late 14c., from L. æther "the upper pure, bright air," from Gk. aither "upper air," from aithein "to burn, shine," from I.E. base *aidh- "to burn" (cf. Skt. inddhe "burst into flames," O.Ir. aed "fire," L. aedes, see edify
). In ancient cosmology, the element that filled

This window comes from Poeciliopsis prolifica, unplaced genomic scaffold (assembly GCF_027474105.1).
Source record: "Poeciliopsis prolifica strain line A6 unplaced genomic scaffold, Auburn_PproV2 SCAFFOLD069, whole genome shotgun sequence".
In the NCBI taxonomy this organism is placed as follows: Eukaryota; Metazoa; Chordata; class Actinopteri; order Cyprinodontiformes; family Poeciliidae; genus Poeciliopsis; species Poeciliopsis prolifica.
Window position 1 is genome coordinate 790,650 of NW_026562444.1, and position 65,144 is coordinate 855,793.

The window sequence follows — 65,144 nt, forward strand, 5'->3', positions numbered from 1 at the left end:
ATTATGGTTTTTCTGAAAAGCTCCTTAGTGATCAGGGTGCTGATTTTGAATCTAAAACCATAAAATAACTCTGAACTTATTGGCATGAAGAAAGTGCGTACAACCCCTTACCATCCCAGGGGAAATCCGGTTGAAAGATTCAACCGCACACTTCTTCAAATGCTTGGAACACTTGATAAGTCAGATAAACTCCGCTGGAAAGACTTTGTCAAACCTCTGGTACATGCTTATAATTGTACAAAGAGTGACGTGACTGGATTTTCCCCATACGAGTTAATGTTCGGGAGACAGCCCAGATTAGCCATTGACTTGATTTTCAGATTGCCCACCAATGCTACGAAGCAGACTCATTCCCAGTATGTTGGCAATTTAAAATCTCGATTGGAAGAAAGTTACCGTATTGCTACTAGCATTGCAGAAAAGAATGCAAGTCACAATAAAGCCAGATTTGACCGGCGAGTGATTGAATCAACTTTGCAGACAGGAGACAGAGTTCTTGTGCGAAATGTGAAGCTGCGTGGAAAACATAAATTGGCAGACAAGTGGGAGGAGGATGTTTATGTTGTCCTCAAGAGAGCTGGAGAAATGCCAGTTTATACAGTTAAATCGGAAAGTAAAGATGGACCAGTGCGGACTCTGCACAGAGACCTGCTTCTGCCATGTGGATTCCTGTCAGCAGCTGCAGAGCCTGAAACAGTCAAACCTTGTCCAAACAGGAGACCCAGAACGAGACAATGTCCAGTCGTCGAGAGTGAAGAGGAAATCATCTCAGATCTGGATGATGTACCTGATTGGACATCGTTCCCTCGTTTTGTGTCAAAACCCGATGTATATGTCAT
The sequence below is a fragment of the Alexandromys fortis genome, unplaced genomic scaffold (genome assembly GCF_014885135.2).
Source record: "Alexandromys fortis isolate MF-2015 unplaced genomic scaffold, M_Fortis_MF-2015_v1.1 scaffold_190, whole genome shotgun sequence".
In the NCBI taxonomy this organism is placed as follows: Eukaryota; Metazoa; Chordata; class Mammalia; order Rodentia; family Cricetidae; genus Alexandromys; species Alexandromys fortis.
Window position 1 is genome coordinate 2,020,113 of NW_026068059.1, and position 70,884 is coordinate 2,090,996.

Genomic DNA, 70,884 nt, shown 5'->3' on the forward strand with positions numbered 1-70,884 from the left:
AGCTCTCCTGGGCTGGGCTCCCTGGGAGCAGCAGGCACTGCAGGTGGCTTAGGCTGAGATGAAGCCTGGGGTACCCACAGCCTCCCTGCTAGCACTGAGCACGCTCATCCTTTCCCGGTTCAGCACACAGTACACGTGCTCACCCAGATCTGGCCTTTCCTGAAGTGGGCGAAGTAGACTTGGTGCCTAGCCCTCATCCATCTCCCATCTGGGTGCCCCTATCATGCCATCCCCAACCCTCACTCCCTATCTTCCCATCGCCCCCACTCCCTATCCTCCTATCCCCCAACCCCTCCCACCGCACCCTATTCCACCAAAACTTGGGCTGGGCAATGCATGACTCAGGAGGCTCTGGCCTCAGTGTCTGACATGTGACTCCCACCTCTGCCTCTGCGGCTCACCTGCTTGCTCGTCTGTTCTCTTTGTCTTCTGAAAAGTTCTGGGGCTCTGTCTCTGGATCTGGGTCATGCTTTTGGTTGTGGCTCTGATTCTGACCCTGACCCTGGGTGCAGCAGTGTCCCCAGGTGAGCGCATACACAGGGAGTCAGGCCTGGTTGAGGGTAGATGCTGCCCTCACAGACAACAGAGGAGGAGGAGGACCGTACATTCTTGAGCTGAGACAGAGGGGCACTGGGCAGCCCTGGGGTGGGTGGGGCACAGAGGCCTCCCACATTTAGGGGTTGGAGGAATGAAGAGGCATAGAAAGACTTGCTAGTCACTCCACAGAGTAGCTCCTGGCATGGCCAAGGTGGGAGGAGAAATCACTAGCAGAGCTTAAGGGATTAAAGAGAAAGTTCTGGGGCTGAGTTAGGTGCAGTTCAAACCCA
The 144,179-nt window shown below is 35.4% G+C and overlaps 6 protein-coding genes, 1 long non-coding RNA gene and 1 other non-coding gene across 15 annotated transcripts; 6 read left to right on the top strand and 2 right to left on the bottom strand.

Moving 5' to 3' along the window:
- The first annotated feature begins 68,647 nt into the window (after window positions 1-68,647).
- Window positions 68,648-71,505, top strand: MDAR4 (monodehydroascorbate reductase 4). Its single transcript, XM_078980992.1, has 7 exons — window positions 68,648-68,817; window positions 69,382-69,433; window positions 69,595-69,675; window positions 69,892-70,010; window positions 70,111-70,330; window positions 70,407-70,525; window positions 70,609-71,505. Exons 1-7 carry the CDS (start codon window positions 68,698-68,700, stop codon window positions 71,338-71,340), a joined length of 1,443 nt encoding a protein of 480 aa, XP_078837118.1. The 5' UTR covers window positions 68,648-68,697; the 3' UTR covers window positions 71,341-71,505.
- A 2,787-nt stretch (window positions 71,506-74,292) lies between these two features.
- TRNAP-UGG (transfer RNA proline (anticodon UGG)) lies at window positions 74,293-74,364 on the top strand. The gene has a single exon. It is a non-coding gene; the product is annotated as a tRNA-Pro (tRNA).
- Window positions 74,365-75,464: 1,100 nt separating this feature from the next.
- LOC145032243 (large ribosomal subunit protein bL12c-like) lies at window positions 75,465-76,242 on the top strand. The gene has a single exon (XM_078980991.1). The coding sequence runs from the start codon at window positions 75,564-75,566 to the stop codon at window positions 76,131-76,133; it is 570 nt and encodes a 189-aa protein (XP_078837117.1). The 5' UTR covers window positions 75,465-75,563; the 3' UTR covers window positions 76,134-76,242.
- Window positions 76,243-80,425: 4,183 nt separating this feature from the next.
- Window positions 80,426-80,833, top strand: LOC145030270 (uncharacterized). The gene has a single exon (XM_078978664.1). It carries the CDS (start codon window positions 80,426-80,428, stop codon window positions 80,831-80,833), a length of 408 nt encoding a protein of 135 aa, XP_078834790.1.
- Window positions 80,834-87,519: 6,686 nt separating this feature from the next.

all space beyond the sphere of the moon, constituting the substance of the stars and planets. Conceived of as a purer form of fire or air, or as a fifth element. From 17c.-19c., it was the scientific word for an assumed "frame of reference" for forces in the universe, perhaps without material properties. The concept was shaken by the Michelson-Morley experiment (1887) and discarded after the Theory of Relativity won acceptance, but before it went it gave rise to the colloquial use of ether for "the radio" (1899). The name also was bestowed 1757 on a volatile chemical compound for its lightness and lack of color (its anesthetic properties weren't fully established until 1842).